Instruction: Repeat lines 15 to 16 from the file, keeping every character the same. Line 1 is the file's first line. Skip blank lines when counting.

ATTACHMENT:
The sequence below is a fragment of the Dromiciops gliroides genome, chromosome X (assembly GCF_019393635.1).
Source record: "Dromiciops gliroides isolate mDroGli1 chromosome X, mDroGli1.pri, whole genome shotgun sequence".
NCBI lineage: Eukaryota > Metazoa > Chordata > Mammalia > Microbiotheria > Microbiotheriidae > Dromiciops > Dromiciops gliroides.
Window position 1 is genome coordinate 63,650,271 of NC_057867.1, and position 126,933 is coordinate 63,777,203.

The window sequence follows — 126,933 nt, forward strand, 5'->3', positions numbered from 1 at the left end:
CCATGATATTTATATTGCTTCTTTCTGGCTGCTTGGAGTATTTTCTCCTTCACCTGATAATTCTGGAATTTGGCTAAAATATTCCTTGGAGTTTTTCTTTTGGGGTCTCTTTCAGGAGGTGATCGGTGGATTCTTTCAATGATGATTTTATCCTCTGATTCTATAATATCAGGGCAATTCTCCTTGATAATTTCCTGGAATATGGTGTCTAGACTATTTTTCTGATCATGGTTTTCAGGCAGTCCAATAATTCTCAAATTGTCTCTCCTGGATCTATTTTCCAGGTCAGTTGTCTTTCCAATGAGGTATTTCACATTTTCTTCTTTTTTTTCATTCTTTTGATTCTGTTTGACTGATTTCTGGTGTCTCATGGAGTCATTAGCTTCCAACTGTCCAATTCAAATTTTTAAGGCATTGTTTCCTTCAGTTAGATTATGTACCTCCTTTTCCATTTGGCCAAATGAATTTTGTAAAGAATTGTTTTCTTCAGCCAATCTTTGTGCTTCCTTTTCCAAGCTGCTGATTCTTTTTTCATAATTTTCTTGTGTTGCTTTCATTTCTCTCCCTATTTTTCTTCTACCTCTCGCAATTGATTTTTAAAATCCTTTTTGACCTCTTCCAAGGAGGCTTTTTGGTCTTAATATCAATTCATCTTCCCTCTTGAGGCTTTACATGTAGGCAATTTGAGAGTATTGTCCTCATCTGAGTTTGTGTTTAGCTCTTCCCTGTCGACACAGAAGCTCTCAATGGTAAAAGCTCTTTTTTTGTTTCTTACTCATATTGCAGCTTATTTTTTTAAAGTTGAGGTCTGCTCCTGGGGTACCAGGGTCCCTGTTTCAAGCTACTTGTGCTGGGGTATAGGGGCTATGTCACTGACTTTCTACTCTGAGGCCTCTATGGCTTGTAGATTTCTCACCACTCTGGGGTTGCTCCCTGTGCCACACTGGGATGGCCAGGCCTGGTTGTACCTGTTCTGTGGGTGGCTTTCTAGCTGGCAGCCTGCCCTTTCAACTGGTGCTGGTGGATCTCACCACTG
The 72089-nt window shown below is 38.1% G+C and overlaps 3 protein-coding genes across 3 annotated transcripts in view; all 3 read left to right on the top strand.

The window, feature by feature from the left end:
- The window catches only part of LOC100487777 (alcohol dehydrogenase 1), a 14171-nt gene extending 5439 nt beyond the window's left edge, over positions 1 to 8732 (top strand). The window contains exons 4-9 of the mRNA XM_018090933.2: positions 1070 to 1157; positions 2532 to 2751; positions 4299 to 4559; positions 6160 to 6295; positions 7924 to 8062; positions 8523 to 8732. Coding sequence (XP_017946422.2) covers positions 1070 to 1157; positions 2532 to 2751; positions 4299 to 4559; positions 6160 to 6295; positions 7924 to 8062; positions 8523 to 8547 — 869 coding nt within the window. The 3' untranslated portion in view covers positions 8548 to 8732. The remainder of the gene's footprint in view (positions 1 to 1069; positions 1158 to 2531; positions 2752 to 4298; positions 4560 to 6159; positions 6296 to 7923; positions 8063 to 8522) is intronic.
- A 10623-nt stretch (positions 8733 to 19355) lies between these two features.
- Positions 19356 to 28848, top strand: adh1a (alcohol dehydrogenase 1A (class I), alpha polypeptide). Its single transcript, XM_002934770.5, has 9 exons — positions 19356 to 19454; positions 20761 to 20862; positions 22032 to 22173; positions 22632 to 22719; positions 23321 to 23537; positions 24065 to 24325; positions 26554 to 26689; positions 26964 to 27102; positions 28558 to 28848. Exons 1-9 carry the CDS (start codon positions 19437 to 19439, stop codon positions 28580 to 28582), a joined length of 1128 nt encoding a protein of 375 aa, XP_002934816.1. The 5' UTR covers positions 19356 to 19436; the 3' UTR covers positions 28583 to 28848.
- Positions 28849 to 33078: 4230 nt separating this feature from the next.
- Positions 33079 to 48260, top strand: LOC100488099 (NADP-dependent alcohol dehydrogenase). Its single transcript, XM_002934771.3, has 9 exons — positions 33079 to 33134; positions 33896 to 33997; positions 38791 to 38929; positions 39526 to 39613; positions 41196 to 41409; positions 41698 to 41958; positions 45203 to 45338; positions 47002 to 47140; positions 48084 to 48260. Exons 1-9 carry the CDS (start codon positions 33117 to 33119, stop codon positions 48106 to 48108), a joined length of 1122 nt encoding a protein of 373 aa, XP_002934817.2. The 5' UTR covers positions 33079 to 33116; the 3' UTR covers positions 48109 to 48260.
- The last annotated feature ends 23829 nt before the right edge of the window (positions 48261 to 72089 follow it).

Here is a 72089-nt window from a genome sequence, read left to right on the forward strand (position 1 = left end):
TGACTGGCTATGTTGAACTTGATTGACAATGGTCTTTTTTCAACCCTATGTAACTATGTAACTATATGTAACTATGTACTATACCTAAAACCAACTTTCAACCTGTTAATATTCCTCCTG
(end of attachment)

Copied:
Here is a 72089-nt window from a genome sequence, read left to right on the forward strand (position 1 = left end):
TGACTGGCTATGTTGAACTTGATTGACAATGGTCTTTTTTCAACCCTATGTAACTATGTAACTATATGTAACTATGTACTATACCTAAAACCAACTTTCAACCTGTTAATATTCCTCCTG